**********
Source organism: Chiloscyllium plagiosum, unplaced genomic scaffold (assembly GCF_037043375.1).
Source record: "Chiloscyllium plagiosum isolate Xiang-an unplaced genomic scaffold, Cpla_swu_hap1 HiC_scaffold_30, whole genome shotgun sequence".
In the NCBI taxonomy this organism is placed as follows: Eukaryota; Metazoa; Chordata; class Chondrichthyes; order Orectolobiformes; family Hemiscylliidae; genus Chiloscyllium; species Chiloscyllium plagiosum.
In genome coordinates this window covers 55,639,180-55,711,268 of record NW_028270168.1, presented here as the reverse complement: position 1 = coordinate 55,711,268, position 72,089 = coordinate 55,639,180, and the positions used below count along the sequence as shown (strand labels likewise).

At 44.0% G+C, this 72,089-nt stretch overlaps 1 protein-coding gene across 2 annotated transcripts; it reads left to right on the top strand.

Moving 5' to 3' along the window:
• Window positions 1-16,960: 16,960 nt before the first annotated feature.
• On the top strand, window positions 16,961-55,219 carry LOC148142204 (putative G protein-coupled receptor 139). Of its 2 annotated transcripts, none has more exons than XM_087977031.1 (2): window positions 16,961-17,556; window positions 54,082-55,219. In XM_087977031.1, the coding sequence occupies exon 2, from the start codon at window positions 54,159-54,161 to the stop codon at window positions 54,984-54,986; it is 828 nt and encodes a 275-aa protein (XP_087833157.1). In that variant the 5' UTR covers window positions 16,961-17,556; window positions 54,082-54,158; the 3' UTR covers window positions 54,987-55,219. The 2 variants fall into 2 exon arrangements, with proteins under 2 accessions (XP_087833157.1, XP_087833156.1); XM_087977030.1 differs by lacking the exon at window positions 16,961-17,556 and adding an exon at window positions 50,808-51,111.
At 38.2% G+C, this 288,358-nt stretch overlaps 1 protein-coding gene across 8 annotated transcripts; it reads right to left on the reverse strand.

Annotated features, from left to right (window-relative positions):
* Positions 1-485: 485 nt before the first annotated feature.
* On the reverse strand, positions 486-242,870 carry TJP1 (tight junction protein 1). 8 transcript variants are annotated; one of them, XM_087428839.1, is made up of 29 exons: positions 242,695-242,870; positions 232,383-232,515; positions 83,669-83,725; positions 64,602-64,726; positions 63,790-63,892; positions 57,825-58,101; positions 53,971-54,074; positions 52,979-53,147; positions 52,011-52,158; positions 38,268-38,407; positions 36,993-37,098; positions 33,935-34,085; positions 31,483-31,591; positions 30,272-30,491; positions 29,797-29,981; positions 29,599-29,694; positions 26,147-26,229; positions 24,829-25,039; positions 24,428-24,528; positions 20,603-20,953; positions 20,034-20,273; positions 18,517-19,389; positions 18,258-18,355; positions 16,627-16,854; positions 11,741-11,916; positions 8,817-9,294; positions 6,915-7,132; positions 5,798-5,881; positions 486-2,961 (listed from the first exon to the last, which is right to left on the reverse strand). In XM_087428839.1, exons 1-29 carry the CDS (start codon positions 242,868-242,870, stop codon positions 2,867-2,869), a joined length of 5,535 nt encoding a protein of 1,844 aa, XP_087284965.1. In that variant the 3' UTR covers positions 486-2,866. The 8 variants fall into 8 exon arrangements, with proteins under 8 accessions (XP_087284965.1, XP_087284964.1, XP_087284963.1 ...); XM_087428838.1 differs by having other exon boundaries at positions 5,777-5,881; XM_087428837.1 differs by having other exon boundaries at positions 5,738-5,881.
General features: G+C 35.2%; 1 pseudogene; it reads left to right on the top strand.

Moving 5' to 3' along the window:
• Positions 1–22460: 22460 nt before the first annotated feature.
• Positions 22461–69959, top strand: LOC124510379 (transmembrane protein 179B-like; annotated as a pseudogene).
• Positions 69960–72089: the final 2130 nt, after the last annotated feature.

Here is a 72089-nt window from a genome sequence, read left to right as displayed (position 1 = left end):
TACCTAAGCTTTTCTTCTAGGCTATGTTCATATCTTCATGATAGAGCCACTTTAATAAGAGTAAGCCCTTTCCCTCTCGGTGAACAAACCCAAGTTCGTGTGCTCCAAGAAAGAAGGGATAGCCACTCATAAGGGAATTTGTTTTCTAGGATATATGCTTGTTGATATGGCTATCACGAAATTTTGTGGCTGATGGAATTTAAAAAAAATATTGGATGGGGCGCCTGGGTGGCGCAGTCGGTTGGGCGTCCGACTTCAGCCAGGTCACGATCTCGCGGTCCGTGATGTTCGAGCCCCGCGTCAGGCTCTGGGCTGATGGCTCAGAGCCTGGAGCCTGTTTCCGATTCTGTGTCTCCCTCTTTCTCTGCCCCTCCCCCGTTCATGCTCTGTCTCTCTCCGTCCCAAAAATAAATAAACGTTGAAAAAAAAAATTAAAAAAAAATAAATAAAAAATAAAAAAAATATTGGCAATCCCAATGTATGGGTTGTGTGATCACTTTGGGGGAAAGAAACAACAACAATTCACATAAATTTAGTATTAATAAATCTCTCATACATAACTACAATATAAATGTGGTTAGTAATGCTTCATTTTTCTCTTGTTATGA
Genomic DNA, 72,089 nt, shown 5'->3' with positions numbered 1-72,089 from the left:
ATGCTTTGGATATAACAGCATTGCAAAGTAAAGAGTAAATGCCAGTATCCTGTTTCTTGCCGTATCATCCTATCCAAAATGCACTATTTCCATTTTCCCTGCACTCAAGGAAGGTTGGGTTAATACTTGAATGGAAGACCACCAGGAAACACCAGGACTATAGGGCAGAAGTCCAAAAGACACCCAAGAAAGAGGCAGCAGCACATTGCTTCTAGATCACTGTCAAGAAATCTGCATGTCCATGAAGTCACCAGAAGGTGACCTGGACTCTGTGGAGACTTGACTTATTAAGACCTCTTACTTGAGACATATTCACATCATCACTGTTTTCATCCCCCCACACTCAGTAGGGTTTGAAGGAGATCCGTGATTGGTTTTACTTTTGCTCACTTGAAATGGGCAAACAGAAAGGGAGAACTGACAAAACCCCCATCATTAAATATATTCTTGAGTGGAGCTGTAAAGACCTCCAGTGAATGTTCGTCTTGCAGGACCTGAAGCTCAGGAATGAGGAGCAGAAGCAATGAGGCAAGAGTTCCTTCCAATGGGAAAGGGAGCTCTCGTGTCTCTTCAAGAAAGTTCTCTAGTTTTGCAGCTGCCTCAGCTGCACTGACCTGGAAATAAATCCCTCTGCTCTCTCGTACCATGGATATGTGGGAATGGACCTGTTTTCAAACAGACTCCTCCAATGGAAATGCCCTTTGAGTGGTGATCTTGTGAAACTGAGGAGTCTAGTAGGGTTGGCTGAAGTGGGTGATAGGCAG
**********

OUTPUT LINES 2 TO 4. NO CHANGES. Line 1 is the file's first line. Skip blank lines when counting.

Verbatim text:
Source record: "Chiloscyllium plagiosum isolate Xiang-an unplaced genomic scaffold, Cpla_swu_hap1 HiC_scaffold_30, whole genome shotgun sequence".
In the NCBI taxonomy this organism is placed as follows: Eukaryota; Metazoa; Chordata; class Chondrichthyes; order Orectolobiformes; family Hemiscylliidae; genus Chiloscyllium; species Chiloscyllium plagiosum.
In genome coordinates this window covers 55,639,180-55,711,268 of record NW_028270168.1, presented here as the reverse complement: position 1 = coordinate 55,711,268, position 72,089 = coordinate 55,639,180, and the positions used below count along the sequence as shown (strand labels likewise).